A comparison between him and the other great Southern Czechs would show us how much of the original Zizka remained in the man as he IS known to us from history. The poor Southern Bohemian land, with the lazy swell of its peaceful downs and changing wooded hills and dales, with its green meadows and gleaming ponds, offers no broad vistas and affords no easy liveli hood. It compels its children to turn their thoughts to the great questions of life, and the spark of intuition ﬂashes but slowly, though its light is deep and steady. In that small, self contained world no man recks of life's headlong rush elsewhere, but is soberly content with the restful contemplation begotten of concentrated purpose. Life ﬂows like a quiet, deep stream, and the convictions to which it gives birth are deep-anchored in the soul and defy swift change. A man reared there will defend his material and moral possessions to his last breath and will not lightly give up his rights.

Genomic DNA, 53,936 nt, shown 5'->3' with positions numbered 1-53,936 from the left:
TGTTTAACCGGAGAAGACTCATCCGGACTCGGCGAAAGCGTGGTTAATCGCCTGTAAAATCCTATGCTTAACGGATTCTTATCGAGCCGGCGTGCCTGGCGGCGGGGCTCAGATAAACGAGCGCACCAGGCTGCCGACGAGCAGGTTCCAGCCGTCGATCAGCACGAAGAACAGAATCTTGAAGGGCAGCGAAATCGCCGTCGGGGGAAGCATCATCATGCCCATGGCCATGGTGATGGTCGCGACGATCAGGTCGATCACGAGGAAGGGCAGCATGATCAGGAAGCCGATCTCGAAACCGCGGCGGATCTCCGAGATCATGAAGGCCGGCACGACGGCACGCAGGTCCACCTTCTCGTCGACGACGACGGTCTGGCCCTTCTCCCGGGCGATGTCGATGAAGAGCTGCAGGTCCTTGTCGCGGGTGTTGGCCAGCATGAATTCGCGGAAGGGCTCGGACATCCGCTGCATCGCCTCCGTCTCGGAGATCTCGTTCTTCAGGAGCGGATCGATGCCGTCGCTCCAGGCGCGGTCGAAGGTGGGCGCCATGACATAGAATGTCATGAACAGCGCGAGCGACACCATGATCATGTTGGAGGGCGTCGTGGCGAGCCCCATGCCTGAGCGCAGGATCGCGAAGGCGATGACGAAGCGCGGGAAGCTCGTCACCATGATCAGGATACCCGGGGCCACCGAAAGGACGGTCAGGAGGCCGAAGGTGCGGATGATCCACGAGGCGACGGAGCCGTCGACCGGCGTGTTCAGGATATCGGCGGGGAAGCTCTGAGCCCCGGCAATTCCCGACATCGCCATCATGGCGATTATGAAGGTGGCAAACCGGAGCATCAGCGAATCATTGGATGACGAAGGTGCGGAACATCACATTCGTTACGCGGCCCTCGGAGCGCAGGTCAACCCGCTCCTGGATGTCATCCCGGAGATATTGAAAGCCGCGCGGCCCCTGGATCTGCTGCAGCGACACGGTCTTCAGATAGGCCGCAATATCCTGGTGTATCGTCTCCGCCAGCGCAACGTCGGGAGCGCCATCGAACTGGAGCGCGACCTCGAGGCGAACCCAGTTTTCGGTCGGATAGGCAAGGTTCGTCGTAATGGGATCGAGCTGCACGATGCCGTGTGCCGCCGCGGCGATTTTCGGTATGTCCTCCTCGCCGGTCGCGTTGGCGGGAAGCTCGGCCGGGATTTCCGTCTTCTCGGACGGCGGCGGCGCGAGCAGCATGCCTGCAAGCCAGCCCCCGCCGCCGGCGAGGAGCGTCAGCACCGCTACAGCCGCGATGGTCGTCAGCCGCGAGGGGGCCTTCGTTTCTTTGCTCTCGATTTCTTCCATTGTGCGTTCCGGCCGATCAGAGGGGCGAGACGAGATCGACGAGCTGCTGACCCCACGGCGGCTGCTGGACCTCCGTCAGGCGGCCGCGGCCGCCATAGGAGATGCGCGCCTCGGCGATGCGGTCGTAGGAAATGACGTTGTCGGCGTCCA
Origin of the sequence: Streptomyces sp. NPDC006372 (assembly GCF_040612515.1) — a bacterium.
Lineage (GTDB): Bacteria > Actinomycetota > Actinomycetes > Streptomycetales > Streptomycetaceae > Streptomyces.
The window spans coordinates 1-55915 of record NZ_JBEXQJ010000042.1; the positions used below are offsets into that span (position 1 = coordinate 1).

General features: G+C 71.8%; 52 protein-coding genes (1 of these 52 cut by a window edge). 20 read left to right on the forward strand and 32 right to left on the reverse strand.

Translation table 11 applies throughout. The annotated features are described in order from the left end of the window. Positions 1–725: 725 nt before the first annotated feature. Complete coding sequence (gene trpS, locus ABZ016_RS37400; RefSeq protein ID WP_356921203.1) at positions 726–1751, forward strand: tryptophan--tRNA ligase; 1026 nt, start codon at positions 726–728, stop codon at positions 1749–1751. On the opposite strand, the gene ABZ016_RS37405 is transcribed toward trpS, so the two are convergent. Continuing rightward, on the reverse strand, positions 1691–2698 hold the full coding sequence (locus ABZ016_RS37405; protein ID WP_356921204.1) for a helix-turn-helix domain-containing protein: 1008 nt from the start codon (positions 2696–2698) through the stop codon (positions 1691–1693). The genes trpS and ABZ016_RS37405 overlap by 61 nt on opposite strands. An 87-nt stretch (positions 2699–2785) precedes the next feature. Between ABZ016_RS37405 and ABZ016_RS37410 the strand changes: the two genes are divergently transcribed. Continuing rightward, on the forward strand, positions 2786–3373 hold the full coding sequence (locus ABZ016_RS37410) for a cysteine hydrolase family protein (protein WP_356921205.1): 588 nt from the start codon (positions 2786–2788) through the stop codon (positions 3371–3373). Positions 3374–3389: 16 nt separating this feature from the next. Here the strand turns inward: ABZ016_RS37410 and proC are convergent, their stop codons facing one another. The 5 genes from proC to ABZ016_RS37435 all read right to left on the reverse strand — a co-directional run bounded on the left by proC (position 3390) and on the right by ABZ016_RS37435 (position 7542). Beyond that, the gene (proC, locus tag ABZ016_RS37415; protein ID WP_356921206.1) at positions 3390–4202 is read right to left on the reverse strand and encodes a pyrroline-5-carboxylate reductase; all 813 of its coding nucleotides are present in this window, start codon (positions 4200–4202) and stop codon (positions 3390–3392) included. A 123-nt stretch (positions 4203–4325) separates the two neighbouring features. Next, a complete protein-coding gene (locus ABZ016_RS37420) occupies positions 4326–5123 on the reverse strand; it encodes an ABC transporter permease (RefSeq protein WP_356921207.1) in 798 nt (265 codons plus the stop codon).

Jan Žižka, the Hussite
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